Despite Ronan Johnson’s demanding schedule as a corporate attorney, he makes a point to invest substantial time in supporting community organizations. He’s closed more than 25 merger-and-acquisition transactions totaling more than $1 billion and worked on two transactions considered “deals of the year” by the Association for Corporate Growth. He’s very active within the Indianapolis Bar Association and created the “Intro to Indy” series in 2014 to help younger attorneys find ways to get involved in the city. Ronan moved to Indianapolis in 2011 and understood the benefit of connecting professionals to opportunities with local organizations. He also volunteers with several nonprofits, including Meals on Wheels and the United Way of Central Indiana.
What are some work/life balance tips?
Be protective of your time and very honest with yourself about how much time you actually have to commit to endeavors outside of work and family. Don’t be afraid to say no to opportunities if you aren’t passionate about them or don’t realistically have the time necessary to excel at them. One, and one’s reputation, would be better served not getting involved in anything rather than getting involved and doing a poor job.
Why is it important for attorneys to be involved in their local bar association?
Bar association involvement is a great way to meet attorneys outside of your practice area and firm that you otherwise probably wouldn’t cross paths with. For younger attorneys, bar associations and their committees are great avenues to get involved early in their career and start to create a positive reputation by helping put on events and educational programming.
If you couldn’t be a lawyer, what would you do for a living?
A much younger version of me would say a fighter pilot, but realistically I would be a business consultant (not nearly as sexy, but much more within my skill set and abilities).
What excites you about your practice?
I get to use a lot more of my prior business experience than I anticipated. Clients of course want to know the legal ramifications of their actions, but like the law, business decisions aren’t always black and white and certain decisions that make sense from a legal standpoint might be horrible for a client’s business. As a result, I frequently get the opportunity to serve clients as both a corporate attorney and a business consultant, finding the best solution for their business that also makes sense from a legal standpoint.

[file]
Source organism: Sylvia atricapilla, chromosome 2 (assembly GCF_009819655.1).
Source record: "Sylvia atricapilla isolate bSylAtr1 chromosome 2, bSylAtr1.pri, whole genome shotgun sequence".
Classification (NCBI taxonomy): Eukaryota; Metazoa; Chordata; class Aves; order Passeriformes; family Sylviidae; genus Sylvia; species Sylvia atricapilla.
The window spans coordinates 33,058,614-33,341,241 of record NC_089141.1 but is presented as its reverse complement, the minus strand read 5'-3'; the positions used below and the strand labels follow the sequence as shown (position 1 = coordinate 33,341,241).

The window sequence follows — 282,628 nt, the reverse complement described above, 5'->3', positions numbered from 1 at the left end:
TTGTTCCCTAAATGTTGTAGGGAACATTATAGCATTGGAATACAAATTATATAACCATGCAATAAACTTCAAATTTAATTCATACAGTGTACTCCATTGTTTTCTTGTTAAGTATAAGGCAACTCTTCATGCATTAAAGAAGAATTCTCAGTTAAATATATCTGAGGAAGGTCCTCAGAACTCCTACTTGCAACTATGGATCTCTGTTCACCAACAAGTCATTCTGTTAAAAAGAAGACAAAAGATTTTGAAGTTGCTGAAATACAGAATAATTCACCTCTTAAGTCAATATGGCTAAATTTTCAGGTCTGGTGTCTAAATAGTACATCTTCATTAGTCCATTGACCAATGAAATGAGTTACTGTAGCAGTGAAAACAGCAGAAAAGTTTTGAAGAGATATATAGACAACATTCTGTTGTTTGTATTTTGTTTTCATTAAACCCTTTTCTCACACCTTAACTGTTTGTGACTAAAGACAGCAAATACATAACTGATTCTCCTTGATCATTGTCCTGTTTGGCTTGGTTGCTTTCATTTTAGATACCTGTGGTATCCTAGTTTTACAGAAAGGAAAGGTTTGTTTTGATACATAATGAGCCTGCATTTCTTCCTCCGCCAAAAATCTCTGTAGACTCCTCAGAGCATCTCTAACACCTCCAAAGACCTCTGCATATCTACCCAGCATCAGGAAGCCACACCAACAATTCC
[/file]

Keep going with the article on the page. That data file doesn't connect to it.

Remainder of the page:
What do you like the most about being an attorney? What do you like least?
Most: The projects I work on are intellectually stimulating and challenging on a consistent basis.
Least: Some clients view legal services as merely a cost center and try to minimize the scope of engagements or bring us in at the last possible moment. While some other practice areas may be cost centers, in my practice we often can add significant value (or minimize the potential for future loss) if we are brought into a transaction early enough.
What is the most important lesson you learned from your mentor?
To be able to most effectively help a client achieve their goals you need to be able to see the big picture of not only the business points, goals and motivation of the specific transaction at hand, but also understand how the transaction fits into the larger picture of the client’s business and life. Keeping this big picture in mind allows me to act as a project manager in transactions and appropriately prioritize all aspects of transactions to ensure that a client’s goals are met and that I can exceed their expectations on a consistent basis.
What’s one major lesson you learned from participating in the IndyBar Bar Leader Series?
As part of the series, we did a large community service project. It was amazing to see how many great organizations and resources there are around town that were excited to collaborate with us and help make a positive impact on the community we were trying to help.
What’s something about you not many people know?
I lived in Bandung, Indonesia, for two years (7th and 8th grade).
Where do you see yourself in 20 years?
Happily married to my beautiful wife Beth, with our twins in college and a couple kids in high school. From a work perspective, I see myself as a partner at Taft with a robust corporate and transactional practice that helps numerous long-term clients who view me as a trusted business adviser.
What will the legal profession look like in 15 years?
I think the legal profession as a whole will be smaller than it is today and will become even more client-focused and customer-service driven. Practices that are the most successful will be run like businesses and offer services to clients in a more efficient manner that are centered on the client’s needs and exceeding their expectations.
What is one misconception people tend to have about what you do for a living?
That lawyers are litigious and argumentative. Granted, there are situations that call for intense negotiating, but the way I can best serve a client is to listen and understand what their goals and motivations are and then work collaboratively and efficiently with opposing counsel to find solutions that achieve both of our clients’ core goals.